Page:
“Current law does not protect against discrimination based on sexual orientation or gender identity, and legislation to do so, which Mr. Obama endorses, lacks sufficient votes in Congress.” Previously, President Obama has issued Executive Orders regarding several issues which he asserted that “we can’t wait” for passage by the Republican-dominated Congress. Supporters of gay rights assert that gay, bisexual and transgender people, to whom such an Executive Order would apply, have a right to be protected from employment discrimination based on their sexual orientation and believe that the “we can’t wait” for Congress to ensure protection of this right. Instead, the article reports that an administration official has stated that, “We support legislation that has been introduced and we will continue to work with Congressional sponsors to build support for it.”

President Obama has not yet publicly endorsed same sex marriage, but he has been a proponent of initiatives such as repealing the military’s “Don’t Ask, Don’t Tell” policy. The President also continues to advocate for “an inclusive Employment Non-Discrimination Act (ENDA), which would prohibit employers across the country from discriminating on the basis of sexual orientation and gender identity.” However, it is unlikely that the current Republican-led Congress will pass any such Bills which would add gender identification or sexual orientation to the list of classes protected from employment discrimination. It surely seems that this is exactly the type of policy that falls under President Obama’s “we can’t wait” drive, and yet the President is taking the wait-and-see approach.

Admittedly there may be many other legitimate reasons for not issuing the Executive Order at this time. All that is certain is that gay, bisexual and transgendered people should not be subject to employment discrimination based on their gender identity or sexual orientation and it is unlikely that such protections will be afforded to these groups as promptly as they should be.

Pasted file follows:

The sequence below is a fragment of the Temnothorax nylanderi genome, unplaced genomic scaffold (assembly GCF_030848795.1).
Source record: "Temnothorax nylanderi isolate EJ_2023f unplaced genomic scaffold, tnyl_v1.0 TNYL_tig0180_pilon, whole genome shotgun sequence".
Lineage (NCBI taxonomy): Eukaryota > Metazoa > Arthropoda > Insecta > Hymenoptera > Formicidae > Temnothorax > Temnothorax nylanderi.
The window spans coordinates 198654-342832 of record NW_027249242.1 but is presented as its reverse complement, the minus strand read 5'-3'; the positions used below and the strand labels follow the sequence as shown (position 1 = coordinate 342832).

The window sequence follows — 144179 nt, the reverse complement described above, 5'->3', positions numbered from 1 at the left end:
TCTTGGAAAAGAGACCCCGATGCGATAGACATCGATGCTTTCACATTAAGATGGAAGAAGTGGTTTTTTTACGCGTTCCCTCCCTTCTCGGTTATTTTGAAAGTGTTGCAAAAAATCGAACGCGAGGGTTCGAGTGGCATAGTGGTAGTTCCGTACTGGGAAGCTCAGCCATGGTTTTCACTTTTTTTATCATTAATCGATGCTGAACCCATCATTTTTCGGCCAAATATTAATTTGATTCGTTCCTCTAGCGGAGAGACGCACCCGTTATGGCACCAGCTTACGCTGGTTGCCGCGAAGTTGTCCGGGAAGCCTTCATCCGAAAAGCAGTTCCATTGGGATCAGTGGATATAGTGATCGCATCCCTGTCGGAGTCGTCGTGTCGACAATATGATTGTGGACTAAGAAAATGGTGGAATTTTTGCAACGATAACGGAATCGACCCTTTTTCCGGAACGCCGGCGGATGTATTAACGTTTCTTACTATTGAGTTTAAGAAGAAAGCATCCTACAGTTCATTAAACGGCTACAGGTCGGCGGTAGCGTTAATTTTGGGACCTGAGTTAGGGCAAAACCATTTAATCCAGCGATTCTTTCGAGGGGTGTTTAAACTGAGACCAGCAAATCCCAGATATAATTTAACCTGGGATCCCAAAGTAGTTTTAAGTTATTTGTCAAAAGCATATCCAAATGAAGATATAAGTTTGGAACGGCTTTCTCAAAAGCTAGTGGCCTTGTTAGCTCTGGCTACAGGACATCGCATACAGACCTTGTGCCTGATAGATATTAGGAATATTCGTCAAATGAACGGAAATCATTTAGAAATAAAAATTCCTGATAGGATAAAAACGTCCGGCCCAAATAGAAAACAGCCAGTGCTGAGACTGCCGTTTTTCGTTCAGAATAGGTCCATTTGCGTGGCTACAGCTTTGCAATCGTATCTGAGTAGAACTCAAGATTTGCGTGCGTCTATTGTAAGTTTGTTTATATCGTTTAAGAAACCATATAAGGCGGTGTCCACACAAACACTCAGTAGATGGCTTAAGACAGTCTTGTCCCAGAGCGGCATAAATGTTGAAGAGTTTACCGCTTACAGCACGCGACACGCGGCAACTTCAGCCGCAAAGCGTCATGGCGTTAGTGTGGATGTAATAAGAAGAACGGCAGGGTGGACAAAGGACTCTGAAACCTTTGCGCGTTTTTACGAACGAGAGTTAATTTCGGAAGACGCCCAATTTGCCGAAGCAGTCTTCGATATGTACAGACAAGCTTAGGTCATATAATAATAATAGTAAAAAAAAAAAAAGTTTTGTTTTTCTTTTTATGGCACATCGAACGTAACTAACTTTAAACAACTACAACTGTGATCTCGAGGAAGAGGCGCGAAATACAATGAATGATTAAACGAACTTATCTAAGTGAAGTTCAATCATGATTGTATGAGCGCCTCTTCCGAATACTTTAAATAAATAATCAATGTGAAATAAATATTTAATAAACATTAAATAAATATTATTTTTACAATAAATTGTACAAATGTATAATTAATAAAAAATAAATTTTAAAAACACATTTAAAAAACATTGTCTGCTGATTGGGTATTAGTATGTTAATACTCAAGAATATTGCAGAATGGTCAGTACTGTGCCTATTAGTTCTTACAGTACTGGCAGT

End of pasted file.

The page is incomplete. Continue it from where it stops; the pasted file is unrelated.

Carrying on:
Thursday, March 29, 2012

The Supreme Court Considers "Obamacare"

The big news this past week has been the Supreme Court’s three day hearing on the constitutionality of President Obama’s health care bill (“Obamacare”). While the final ruling on this matter is not expected until later this summer, many are already predicting what the Court will do and how this will affect medical care for U.S. citizens.

It is thought that the more conservative judges, those on the right, are ready to rule the program unconstitutional and void the entire law. However, some hope that between now and the ruling Justices will come more “center” and approach the law in a more moderate sense.

Solicitor General Donald B. Verrilli Jr. has already pleaded with the Justices to exercise judicial restraint, aiming his plea at Justice Kennedy, who many expect to be a key vote, perhaps siding more with his liberal colleagues even though he is often grouped with the conservative Justices. According to Verilli, “The Congress struggled with the issue of how to deal with this profound problem of 40 million people without health care for many years, and it made a judgment.” He feels it is not the place of the Supreme Court to overturn this decision, but instead it is the duty of the voters to change the plan if in fact they feel it needs changing. He has asked the Court not to become a part of this partisan battle.